BloodGenesMalaria - Blood, Genes, and Malaria (condensed...

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1 Blood, Genes, and Malaria (condensed version) Long before chemical antimalarials, we had evolved genetic ones to give us some protection – but at a price by Jared Diamond The headaches that I had been having for several days grew rapidly worse during my physiology lecture to UCLA medical students. By the end of the hour, it was painful to look at a light, and I felt as if knives were being pressed against my eyes from inside my skull. I barely got through the lecture, went out into the hall, vomited, and checked into a UCLA hospital bed. There I broke out in a sweat, pushed all the bedcovers off, then felt so cold that I pulled up the covers and two blankets, only to become hot and drenched in sweat again. My physician, who had drawn a sample of my blood, soon confirmed what I already suspected: I had malaria. I cursed my bad luck. If only I had been quicker at swatting those damned mosquitoes in New Guinea a few months ago, perhaps I wouldn’t be lying in a hospital in such absolute misery. A year later, I instead was feeling lucky. After seven more attacks of diminishing severity at intervals of 48 days, my malaria disappeared. I wasn’t stuck with it for life, as some people are, nor did I have to resort to dangerous and sometimes lethal drugs to eradicate it, as other people do. In another sense, though, I could still be called unlucky. Hundred of millions of people born where malaria is endemic belong to populations that have evolved a resistance to malaria. Because my ancestors came from malaria-free regions of Europe, I was genetically unprotected. Malaria is the world’s most important infectious disease, affecting more than a hundred million people each year. In some areas, it kills nearly 10% of the population in childhood. Today, those malaria victims who are lucky enough to share my access to modern medicine get treated, with varying success, with antimalarial drugs. Most victims, however, have to rely on their body’s own genetic antimalarials. Just as plant species native to regions with browsing mammals evolved many natural antibrowser defenses (such as sharp spines and toxic chemicals), so humans in malarial regions have evolved dozens of chemical defenses against malaria. Sickle-cell hemoglobin is probably the best-known genetic antimalarial. Like other such defenses, it provides some protection against one disease, while causing another – in this case, sickle-cell anemia. Taken collectively, genetic antimalarials constitute the commonest single-gene disorders in the world and are carried by more than 300 million people. In their paradoxical combination of protecting against one disease while causing another, they give us our best- understood paradigm for the origin of other, widespread genetic diseases. Genetic antimalarials also provide a paradigm of human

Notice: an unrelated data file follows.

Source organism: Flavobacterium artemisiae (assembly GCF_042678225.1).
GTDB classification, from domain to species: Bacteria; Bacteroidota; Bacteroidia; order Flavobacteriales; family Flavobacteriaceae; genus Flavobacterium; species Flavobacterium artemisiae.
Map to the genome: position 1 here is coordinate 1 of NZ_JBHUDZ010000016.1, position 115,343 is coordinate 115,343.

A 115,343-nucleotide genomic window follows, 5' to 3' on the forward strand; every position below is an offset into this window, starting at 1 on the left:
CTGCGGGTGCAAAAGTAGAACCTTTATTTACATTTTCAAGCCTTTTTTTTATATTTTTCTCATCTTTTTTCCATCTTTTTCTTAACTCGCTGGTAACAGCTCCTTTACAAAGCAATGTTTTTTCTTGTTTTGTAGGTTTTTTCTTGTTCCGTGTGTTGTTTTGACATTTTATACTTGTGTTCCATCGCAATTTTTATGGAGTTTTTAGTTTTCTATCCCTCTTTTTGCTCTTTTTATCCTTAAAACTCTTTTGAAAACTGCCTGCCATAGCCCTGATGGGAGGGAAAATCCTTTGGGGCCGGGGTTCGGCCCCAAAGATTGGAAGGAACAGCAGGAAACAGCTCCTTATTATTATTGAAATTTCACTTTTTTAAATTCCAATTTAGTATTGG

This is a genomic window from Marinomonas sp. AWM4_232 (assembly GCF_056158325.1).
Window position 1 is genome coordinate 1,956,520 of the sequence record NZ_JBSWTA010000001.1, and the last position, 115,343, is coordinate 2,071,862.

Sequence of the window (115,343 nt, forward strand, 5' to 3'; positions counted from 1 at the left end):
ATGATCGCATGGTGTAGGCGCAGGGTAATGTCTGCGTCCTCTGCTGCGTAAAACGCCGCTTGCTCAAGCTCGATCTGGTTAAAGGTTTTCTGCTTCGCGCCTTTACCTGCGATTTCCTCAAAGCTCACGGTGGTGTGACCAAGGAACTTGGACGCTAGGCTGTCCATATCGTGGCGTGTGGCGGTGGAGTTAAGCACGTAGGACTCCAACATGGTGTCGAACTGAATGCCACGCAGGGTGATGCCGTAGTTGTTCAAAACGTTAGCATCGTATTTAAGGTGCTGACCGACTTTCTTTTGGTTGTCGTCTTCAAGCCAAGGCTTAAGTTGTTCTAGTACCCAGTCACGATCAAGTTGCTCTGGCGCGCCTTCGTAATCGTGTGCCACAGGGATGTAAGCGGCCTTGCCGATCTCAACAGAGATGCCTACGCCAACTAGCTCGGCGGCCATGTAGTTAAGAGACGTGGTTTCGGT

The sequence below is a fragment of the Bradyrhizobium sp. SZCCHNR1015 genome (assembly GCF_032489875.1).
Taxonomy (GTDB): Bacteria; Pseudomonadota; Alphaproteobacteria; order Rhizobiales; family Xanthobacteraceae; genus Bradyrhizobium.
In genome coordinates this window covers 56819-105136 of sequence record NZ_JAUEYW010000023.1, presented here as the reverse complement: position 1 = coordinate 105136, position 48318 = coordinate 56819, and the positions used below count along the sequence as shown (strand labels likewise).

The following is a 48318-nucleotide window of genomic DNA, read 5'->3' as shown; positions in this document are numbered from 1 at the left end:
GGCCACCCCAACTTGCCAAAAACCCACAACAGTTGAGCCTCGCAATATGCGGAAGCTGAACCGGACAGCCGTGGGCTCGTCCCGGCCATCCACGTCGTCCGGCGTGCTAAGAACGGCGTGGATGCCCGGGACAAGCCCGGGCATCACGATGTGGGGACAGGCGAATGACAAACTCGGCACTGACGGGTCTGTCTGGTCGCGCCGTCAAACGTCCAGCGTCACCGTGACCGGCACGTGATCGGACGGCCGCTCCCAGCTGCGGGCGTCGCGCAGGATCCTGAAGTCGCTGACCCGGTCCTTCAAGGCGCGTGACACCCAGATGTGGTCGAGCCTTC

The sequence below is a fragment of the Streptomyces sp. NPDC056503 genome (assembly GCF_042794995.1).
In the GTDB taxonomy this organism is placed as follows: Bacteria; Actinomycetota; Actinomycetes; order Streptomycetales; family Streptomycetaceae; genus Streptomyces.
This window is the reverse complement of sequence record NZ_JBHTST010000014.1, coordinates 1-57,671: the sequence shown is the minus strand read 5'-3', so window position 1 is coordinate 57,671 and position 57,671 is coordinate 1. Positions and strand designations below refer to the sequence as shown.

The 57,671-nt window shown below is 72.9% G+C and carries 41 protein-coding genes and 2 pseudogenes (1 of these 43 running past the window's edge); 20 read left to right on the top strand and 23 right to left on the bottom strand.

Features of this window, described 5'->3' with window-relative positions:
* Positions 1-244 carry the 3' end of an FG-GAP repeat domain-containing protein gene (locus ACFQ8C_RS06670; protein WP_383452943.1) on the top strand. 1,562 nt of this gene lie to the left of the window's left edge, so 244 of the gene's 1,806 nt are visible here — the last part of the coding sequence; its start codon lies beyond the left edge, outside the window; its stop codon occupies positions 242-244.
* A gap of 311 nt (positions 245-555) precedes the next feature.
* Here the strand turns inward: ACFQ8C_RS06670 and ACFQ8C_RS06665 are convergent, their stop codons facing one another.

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This note was uploaded on 04/28/2011 for the course ANTH 150 taught by Professor Pietrusewsky during the Fall '10 term at University of Hawaii, Manoa.

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BloodGenesMalaria - Blood, Genes, and Malaria (condensed...

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